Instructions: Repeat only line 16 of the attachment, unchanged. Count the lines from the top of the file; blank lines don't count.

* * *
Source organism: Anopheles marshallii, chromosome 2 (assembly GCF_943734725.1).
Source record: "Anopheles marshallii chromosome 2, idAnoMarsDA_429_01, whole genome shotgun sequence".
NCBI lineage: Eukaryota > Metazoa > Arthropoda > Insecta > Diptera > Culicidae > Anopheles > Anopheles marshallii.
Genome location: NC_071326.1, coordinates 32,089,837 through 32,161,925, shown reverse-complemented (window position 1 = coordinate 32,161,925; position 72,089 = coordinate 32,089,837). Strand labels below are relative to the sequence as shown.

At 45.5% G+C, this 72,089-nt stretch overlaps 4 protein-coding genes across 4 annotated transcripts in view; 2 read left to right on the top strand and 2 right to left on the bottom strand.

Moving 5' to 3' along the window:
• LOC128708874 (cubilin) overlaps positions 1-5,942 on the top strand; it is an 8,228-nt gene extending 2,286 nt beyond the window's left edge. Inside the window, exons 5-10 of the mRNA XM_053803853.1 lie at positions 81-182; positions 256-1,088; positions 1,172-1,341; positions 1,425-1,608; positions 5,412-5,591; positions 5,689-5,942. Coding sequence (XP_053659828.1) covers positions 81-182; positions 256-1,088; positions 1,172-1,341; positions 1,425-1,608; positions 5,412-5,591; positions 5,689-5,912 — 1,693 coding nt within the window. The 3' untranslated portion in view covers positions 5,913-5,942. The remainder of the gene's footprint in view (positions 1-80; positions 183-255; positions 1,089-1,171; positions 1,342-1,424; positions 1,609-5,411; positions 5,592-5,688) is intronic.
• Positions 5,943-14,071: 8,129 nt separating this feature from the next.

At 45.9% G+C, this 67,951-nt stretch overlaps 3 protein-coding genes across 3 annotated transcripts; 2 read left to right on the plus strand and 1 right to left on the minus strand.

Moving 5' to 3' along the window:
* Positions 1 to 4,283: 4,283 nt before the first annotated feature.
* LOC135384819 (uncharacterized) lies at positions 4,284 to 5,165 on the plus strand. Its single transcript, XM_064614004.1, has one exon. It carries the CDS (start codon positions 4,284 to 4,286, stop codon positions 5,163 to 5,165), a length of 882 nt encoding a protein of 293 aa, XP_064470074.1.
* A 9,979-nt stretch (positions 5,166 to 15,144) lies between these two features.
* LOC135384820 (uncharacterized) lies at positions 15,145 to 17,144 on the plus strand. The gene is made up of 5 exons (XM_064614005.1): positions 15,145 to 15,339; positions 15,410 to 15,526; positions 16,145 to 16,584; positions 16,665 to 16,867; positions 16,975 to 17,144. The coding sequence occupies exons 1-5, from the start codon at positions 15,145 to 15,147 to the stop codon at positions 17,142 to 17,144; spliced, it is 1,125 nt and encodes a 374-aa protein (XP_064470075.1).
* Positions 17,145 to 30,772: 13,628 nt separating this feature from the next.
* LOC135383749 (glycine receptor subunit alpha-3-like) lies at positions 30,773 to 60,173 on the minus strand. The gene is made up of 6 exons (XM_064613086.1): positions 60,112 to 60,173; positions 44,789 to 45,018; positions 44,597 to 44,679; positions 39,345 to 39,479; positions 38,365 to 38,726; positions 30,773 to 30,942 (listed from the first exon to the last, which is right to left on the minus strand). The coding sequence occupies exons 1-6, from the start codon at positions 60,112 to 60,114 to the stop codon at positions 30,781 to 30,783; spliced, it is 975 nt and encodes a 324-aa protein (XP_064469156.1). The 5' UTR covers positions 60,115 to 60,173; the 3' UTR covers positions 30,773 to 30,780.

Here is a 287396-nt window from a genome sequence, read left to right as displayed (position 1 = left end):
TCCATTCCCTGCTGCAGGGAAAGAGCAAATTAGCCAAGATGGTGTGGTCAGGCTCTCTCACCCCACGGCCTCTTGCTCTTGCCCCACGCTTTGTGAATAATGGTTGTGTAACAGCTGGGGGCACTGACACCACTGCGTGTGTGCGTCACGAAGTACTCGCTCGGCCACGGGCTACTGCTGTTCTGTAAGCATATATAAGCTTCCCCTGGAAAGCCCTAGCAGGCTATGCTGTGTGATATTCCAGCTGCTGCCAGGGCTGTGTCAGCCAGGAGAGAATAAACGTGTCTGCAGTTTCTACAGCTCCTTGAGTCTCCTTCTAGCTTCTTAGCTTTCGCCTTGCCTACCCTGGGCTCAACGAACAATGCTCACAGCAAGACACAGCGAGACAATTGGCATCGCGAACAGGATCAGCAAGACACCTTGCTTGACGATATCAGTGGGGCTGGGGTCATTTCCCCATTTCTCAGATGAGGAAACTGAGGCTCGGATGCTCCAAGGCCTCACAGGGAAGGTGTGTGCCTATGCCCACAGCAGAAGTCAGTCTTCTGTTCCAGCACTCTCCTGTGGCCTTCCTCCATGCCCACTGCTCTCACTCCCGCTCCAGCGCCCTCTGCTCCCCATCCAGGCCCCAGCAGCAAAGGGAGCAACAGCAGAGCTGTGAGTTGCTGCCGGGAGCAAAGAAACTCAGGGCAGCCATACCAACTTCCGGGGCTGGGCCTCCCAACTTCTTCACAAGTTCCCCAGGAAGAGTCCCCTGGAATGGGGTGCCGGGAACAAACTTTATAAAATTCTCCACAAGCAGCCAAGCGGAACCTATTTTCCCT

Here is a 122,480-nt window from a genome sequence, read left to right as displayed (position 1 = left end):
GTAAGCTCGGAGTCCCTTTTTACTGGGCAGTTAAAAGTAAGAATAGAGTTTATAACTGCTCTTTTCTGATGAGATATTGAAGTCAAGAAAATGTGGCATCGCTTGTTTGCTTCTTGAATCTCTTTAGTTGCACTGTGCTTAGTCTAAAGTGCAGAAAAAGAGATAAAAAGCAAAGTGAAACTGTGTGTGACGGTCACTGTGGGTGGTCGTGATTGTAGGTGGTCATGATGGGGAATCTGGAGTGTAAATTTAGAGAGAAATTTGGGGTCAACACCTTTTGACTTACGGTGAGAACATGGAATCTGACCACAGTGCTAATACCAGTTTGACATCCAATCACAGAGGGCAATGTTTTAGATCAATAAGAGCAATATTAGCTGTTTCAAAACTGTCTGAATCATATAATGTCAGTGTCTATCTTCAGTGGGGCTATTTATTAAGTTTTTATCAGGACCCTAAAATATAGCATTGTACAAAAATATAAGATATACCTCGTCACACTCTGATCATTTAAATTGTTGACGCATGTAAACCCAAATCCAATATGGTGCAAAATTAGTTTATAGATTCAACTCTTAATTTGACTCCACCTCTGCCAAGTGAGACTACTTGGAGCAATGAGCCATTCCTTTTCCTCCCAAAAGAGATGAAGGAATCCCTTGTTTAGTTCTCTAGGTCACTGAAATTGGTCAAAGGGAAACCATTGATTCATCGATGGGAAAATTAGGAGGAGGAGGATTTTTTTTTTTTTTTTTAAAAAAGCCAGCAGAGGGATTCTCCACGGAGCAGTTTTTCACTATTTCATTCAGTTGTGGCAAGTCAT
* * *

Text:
* LOC135383749 (glycine receptor subunit alpha-3-like) lies at positions 30,773 to 60,173 on the minus strand. The gene is made up of 6 exons (XM_064613086.1): positions 60,112 to 60,173; positions 44,789 to 45,018; positions 44,597 to 44,679; positions 39,345 to 39,479; positions 38,365 to 38,726; positions 30,773 to 30,942 (listed from the first exon to the last, which is right to left on the minus strand). The coding sequence occupies exons 1-6, from the start codon at positions 60,112 to 60,114 to the stop codon at positions 30,781 to 30,783; spliced, it is 975 nt and encodes a 324-aa protein (XP_064469156.1). The 5' UTR covers positions 60,115 to 60,173; the 3' UTR covers positions 30,773 to 30,780.